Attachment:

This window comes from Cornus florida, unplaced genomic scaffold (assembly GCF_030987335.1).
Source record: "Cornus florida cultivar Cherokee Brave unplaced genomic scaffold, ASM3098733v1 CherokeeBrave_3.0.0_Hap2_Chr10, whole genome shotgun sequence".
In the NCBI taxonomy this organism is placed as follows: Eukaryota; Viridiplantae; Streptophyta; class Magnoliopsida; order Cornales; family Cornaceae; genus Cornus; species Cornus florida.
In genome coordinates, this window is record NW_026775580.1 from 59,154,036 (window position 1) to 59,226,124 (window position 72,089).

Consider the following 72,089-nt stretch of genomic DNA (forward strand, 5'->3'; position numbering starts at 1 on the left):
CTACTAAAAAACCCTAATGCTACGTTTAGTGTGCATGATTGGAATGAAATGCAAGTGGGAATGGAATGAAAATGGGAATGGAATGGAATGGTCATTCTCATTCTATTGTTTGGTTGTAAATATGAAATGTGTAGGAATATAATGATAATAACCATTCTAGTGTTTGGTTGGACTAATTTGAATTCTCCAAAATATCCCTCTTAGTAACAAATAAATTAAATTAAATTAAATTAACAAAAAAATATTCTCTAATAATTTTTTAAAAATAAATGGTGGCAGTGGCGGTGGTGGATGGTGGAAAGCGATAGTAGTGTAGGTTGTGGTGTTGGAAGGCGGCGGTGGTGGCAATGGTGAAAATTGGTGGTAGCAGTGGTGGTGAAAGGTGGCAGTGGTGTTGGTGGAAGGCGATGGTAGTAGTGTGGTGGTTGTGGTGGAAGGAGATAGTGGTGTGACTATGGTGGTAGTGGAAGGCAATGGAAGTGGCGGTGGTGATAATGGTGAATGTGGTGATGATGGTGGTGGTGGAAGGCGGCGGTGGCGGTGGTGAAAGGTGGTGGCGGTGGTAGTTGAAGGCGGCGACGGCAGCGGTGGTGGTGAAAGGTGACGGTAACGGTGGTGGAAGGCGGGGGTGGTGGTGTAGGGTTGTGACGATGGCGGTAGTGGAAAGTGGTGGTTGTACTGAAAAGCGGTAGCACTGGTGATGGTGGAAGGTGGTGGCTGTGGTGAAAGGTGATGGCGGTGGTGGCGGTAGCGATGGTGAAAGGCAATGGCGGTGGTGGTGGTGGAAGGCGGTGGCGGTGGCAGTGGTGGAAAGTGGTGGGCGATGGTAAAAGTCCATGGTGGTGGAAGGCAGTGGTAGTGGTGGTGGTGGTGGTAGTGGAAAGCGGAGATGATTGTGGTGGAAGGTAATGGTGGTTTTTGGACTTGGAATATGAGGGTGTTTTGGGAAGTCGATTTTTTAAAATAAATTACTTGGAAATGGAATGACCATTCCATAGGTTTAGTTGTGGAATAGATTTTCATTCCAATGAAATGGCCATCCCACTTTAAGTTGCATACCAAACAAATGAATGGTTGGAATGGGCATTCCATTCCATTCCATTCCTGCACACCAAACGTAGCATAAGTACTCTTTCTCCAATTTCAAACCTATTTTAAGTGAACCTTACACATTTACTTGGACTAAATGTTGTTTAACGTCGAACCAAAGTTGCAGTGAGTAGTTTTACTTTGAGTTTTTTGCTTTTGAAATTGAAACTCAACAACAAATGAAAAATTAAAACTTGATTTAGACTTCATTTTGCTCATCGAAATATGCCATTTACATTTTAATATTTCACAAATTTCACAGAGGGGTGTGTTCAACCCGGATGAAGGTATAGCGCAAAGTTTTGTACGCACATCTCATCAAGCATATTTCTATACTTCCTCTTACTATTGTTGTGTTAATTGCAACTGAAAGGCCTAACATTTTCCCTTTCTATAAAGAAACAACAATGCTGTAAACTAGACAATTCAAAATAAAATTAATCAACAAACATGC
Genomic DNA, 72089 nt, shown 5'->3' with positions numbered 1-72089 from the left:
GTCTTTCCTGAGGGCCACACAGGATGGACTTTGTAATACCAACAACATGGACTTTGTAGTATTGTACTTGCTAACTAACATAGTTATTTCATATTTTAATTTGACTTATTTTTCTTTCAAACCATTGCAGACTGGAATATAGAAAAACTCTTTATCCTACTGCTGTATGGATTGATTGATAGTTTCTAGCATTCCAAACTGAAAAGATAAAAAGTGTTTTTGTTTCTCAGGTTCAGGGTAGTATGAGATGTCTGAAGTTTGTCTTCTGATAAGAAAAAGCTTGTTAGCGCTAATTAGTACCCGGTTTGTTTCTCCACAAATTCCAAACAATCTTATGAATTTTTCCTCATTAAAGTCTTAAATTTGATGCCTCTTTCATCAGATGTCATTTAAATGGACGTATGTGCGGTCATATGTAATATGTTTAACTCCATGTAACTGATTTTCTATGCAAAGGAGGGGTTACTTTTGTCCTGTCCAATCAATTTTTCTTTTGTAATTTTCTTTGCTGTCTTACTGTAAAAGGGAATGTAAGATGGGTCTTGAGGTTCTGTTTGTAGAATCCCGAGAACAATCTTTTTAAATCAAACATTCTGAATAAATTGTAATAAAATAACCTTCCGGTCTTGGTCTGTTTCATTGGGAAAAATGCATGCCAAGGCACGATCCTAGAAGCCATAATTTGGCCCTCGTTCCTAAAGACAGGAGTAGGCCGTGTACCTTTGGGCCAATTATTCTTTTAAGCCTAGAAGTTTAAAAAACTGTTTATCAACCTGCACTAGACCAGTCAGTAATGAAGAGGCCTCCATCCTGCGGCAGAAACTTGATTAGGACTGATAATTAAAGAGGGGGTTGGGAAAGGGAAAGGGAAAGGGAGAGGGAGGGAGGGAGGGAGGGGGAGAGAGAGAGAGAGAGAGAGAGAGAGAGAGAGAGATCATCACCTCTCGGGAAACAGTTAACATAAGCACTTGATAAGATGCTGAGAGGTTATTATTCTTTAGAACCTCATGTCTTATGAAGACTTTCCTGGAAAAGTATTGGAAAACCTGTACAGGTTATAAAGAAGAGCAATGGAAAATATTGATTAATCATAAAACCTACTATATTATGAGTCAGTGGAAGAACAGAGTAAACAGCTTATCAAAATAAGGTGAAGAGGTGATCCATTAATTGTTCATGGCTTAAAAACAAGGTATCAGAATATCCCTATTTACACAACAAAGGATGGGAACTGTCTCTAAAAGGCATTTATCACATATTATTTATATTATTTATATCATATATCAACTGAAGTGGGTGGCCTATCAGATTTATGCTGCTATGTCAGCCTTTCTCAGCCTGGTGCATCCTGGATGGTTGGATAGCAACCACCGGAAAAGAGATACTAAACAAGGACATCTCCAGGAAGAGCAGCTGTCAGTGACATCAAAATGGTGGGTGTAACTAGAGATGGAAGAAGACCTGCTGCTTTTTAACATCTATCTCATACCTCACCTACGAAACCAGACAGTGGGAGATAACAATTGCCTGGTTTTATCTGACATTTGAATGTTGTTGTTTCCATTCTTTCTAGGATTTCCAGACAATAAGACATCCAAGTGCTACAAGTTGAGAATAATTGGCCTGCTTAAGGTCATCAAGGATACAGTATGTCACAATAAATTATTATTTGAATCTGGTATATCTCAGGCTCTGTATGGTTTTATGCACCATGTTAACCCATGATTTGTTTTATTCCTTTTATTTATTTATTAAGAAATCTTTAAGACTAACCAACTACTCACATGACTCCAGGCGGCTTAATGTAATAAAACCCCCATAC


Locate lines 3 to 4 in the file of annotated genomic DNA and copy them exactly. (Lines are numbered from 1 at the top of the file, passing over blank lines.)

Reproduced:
In the NCBI taxonomy this organism is placed as follows: Eukaryota; Viridiplantae; Streptophyta; class Magnoliopsida; order Cornales; family Cornaceae; genus Cornus; species Cornus florida.
In genome coordinates, this window is record NW_026775580.1 from 59,154,036 (window position 1) to 59,226,124 (window position 72,089).